Third graders and potential future scientists from Rio del Sol Elementary School in Oxnard have spent the year studying habitat in the Santa Clara River; specifically, steelhead trout. As part of their project-based learning curriculum, 60 third-grade students visited United Water Conservation District’s Freeman Diversion facility, followed by a classroom visit from United Water Conservation District’s Dr. Katherine Ayers.
The students’ tour of the Freeman Diversion facility included a lesson in how United Water manages Ventura County’s groundwater resources and helps protect area wildlife habitat. The students took notes and asked many questions of United Water staff.
The Freeman Diversion Facility was constructed in 1991 by United Water Conservation District to divert Santa Clara River flow to enhance recharge of local groundwater basins. The facility is comprised of a concrete dam, a fish ladder, a screened fishbay, a downstream migrant trap, various canals and spreading grounds.
“The Rio del Sol students were very well-prepared and asked questions we don’t usually hear from adults,” remarked Chris Hendricks, one of three United Water staffers who conducted the Freeman Diversion facility tour.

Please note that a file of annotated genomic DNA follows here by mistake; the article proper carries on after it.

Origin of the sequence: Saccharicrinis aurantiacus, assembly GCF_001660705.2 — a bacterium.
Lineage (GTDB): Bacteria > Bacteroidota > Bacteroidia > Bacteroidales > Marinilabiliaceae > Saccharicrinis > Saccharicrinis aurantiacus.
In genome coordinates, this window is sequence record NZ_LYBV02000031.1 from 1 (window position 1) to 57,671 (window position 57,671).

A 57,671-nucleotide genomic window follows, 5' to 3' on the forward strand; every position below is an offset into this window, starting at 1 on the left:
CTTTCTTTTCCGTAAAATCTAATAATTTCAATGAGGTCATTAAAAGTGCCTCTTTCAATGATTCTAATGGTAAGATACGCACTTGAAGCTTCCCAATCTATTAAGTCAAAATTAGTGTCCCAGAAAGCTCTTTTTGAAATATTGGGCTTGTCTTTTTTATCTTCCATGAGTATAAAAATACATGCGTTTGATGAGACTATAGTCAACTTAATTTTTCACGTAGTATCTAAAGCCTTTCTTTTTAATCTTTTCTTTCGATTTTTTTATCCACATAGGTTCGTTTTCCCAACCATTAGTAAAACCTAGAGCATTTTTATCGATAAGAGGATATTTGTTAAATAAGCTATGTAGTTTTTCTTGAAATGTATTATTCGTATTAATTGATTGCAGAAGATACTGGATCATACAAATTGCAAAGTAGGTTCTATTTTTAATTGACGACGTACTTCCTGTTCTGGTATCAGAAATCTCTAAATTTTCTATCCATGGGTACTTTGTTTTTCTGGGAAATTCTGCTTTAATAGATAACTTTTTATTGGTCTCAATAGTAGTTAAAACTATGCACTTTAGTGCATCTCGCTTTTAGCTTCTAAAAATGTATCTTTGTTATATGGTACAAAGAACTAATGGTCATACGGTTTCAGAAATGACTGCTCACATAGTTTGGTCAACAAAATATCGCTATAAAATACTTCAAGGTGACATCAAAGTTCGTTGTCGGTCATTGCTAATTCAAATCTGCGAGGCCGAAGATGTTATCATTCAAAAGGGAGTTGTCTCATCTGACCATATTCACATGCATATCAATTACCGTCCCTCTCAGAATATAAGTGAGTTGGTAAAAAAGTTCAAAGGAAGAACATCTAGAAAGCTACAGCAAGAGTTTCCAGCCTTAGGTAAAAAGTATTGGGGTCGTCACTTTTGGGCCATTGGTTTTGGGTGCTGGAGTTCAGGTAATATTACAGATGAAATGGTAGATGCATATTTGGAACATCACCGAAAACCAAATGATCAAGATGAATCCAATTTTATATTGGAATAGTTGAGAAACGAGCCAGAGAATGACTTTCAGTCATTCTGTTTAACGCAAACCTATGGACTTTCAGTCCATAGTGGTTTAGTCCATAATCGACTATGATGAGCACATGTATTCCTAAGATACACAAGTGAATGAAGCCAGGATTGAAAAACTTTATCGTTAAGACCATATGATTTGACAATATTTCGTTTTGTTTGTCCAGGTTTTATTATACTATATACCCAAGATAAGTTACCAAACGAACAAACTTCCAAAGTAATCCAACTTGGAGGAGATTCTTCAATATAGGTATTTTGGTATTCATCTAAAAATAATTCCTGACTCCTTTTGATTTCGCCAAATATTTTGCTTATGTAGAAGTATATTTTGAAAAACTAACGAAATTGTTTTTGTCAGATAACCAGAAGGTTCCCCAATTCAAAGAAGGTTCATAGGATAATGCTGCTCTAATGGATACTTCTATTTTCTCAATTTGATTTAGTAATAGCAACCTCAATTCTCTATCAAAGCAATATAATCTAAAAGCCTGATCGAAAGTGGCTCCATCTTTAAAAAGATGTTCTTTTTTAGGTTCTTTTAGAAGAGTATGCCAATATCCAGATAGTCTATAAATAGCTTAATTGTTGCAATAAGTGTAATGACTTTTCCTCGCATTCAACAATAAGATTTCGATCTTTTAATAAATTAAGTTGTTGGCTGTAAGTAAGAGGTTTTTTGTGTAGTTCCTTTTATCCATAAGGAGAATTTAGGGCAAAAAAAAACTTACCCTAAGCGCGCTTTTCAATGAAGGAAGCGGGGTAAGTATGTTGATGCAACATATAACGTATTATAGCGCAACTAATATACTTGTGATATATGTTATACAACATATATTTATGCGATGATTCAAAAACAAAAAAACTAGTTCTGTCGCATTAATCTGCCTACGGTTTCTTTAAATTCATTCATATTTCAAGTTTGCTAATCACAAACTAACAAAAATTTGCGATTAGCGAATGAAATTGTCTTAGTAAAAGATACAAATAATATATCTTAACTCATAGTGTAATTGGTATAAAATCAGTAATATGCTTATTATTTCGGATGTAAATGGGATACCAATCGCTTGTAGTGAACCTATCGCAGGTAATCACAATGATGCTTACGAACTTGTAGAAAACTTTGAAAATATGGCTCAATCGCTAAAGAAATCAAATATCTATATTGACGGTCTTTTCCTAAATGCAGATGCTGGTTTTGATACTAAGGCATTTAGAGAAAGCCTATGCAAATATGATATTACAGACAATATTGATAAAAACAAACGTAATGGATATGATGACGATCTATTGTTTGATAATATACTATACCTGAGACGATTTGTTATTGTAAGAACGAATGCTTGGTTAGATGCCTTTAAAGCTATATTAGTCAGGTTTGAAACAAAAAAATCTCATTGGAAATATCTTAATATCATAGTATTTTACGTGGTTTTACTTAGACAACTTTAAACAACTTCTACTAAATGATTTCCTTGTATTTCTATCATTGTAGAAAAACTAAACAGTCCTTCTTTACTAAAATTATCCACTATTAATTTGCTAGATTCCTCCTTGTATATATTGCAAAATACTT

One student wrote in a follow up assignment that she was glad she got to see the dam in real life; “…it was so cool and fun; thank you for letting us visit the dam,” she wrote.
After the tour, the 60 students enjoyed lunch at the Freeman Diversion facility before boarding their bus back to school.
A follow up visit to the Rio del Sol school from United Water’s Dr. Ayers provided the third graders with information about potential future fish ladders at the Freeman facility and aspects of groundwater management in Ventura County.
Rio del Sol third grade teacher Lianna Granado led her class through the project- based learning project, commented that she learned a lot about the District’s facility and fish passage right along with her students.